- skip - Brewer’s



To eat humble pie. (See Humble Pie.)

To eat one out of house and home. To eat so much that one will have to part with house and home in order to pay for it.

To eat one’s words. To retract in a humiliating manner; to unsay what you have said; to eat your own lick.

To eat the mad cow. A French phrase, implying that a person is reduced to the very last extremity, and is willing to eat even a cow that has died of madness; glad to eat cat’s meat.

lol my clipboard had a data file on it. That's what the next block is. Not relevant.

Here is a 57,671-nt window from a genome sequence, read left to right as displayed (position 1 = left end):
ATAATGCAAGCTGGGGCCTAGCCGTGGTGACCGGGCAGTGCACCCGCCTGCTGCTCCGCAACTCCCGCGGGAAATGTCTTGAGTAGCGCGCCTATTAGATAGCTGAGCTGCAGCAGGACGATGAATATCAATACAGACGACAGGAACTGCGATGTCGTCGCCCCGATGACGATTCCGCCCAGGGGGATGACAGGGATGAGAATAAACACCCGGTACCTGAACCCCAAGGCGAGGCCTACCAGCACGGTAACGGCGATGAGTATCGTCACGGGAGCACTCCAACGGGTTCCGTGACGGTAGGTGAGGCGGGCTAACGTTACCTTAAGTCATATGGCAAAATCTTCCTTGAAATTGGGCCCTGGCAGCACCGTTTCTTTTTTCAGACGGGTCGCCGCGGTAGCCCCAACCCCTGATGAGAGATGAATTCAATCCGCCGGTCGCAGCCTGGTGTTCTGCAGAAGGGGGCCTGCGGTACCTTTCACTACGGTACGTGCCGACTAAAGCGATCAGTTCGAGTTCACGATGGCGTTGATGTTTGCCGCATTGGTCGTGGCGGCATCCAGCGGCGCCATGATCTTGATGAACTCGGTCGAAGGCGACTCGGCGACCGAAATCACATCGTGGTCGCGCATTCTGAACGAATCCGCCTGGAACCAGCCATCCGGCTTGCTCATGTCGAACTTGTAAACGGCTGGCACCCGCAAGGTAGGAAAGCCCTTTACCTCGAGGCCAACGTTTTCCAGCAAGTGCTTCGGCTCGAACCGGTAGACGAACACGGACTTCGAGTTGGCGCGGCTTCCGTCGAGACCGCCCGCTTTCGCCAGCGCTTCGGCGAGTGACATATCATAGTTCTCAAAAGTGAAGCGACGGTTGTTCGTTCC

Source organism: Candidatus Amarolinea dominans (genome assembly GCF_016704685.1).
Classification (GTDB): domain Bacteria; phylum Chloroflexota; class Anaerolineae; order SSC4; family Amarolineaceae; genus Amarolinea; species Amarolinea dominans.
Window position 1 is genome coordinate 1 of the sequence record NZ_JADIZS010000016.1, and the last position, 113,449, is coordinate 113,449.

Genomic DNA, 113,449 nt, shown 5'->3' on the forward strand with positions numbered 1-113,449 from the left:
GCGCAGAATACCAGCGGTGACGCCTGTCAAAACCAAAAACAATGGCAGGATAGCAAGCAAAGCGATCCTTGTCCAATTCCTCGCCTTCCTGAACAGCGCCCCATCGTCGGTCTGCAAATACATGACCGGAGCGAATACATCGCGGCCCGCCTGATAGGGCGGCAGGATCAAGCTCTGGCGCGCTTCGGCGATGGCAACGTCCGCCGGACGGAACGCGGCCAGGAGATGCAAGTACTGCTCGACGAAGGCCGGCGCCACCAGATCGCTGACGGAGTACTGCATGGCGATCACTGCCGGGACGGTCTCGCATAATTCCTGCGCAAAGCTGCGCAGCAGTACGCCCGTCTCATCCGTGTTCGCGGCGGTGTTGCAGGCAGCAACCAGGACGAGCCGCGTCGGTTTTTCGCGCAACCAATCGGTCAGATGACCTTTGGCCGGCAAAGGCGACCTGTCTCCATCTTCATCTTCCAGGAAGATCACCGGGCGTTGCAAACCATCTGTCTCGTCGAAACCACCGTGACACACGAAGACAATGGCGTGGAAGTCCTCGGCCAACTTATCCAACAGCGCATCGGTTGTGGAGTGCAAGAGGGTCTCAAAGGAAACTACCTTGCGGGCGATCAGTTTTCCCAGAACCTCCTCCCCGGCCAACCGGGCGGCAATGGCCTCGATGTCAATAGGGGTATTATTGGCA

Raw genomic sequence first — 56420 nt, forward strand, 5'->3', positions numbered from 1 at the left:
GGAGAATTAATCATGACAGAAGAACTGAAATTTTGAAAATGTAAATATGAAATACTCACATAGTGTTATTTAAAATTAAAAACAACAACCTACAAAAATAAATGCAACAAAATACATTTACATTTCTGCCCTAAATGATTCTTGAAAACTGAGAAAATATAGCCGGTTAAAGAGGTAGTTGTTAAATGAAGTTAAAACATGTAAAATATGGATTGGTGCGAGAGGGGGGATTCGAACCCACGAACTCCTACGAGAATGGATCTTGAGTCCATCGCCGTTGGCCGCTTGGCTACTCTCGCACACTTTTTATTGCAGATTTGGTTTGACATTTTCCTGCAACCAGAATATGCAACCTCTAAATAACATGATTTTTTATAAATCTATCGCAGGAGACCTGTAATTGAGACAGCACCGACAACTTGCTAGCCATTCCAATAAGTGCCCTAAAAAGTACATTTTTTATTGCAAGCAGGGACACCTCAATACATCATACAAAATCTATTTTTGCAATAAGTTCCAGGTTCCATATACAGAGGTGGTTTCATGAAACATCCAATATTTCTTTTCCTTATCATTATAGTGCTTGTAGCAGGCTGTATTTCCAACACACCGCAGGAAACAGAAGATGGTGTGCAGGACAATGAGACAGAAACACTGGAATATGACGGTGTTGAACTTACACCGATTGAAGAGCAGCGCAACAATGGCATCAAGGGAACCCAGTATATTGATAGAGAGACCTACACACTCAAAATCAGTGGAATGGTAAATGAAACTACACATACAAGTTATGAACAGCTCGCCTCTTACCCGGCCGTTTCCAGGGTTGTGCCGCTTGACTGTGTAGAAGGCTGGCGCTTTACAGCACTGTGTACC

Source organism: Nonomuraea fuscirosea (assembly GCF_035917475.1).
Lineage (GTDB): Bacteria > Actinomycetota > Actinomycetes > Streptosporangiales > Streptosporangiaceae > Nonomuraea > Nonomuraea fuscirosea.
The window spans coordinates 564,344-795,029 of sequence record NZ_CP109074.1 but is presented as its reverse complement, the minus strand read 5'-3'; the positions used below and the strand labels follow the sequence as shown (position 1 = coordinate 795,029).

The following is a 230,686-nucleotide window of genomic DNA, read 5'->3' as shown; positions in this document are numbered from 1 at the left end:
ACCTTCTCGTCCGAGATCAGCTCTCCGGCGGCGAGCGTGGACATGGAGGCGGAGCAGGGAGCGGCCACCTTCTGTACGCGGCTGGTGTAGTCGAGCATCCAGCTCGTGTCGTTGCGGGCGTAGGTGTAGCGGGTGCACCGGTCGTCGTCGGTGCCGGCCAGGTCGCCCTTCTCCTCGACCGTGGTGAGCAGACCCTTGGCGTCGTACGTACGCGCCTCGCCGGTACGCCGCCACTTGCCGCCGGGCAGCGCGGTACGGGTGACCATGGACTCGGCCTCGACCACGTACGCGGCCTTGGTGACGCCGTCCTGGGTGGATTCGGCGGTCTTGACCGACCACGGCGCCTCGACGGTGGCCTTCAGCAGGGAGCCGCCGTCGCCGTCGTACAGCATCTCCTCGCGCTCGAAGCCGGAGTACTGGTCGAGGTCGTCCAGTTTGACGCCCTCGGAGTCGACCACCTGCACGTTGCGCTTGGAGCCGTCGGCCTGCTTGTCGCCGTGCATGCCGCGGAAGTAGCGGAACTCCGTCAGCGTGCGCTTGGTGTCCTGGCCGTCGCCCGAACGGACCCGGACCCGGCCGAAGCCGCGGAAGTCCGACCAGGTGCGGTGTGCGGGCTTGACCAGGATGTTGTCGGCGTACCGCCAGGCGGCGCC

“Il mangea de cette chose inexprimable quʹon appelle de la vache enragee.”—Victor Hugo: Les Miserables.

To eat the leek. (See Leek.)

To eat well. To have a good appetite. But “It eats well” means that what is eaten is agreeable or flavorous. To “eat badly” is to eat without appetite or too little; not pleasant to the taste.

previous entry · index · next entry


Entry taken from Dictionary of Phrase and Fable, edited by the Rev. E. Cobham Brewer, LL.D. and revised in 1895.

previous entry · index · next entry

Ease (Chapel of)
Ease Her!
East Indies
Easter-day Sun
Easter Eggs
Eat not the Brain
Eat not the Heart
Eat One’s Heart Out (To)
Eats his Head Off (The horse)
Eating One’s Terms
Eating Together
Eau de Cologne
Eau de Vie